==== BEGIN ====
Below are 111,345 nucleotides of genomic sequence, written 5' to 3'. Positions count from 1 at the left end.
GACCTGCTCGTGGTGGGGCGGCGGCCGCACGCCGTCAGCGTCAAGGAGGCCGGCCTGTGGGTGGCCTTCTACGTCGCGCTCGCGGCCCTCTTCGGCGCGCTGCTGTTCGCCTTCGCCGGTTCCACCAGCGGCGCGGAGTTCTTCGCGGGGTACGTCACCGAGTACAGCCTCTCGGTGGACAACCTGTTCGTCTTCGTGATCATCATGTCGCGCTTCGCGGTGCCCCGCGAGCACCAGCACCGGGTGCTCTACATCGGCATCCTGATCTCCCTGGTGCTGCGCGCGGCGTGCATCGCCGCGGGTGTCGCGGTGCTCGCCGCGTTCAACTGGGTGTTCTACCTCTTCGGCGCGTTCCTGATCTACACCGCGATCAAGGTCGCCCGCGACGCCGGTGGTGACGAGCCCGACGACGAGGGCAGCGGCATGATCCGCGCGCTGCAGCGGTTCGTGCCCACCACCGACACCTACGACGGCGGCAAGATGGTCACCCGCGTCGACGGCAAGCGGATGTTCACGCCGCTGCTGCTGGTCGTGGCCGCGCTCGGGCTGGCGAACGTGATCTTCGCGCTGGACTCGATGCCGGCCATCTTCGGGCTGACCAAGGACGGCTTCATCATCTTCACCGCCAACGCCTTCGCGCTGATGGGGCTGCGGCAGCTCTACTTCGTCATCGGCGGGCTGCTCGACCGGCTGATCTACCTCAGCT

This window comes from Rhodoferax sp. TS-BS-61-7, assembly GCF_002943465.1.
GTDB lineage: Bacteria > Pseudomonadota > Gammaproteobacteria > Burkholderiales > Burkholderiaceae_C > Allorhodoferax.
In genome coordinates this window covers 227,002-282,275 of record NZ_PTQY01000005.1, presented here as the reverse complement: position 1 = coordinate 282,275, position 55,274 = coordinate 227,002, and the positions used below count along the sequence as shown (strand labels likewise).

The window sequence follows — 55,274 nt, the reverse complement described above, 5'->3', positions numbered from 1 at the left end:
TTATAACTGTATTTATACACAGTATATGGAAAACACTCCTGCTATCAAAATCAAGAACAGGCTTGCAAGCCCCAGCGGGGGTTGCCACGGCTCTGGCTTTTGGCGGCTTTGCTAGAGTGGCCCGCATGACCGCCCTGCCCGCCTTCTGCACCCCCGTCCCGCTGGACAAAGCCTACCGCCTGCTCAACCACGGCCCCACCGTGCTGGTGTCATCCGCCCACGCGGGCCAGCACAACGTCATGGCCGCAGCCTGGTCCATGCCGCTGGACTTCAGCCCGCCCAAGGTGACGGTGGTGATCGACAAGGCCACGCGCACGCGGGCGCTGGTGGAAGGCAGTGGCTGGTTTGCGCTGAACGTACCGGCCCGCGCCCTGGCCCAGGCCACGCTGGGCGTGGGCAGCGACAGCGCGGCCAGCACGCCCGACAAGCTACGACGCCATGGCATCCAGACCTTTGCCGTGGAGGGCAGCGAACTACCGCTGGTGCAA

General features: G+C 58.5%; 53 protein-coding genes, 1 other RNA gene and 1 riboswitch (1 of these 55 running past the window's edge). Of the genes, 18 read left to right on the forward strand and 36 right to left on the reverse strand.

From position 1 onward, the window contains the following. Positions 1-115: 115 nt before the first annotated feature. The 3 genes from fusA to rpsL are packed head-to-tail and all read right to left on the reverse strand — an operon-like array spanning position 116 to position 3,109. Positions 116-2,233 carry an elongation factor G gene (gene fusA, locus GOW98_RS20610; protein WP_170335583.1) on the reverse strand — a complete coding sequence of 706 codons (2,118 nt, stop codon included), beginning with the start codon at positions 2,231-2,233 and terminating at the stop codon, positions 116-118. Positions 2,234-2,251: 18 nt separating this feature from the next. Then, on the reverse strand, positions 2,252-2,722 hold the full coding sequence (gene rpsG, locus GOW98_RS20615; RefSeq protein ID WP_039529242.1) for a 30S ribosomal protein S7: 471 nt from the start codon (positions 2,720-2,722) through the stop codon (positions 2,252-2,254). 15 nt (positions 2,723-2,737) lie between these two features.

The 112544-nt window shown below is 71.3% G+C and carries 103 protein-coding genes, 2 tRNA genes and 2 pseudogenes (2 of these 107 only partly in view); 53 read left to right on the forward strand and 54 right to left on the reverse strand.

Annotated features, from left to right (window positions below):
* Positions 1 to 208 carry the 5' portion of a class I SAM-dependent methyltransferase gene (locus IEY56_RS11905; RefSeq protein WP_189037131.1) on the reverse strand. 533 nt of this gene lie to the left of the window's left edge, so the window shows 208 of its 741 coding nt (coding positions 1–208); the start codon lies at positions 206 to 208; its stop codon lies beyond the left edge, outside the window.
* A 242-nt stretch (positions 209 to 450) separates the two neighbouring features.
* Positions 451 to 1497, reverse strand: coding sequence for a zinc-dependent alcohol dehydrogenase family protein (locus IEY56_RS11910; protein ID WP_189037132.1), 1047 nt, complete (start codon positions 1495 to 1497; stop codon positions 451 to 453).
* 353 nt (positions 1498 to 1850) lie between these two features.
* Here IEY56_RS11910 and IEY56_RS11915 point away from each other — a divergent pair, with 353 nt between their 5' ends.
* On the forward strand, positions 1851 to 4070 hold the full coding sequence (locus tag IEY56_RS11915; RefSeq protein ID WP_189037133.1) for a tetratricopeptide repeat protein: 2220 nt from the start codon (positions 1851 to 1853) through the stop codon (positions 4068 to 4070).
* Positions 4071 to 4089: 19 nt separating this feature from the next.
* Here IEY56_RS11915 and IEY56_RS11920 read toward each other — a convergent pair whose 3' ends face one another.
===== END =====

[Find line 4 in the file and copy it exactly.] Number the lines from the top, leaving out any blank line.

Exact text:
GTDB lineage: Bacteria > Pseudomonadota > Gammaproteobacteria > Burkholderiales > Burkholderiaceae_C > Allorhodoferax.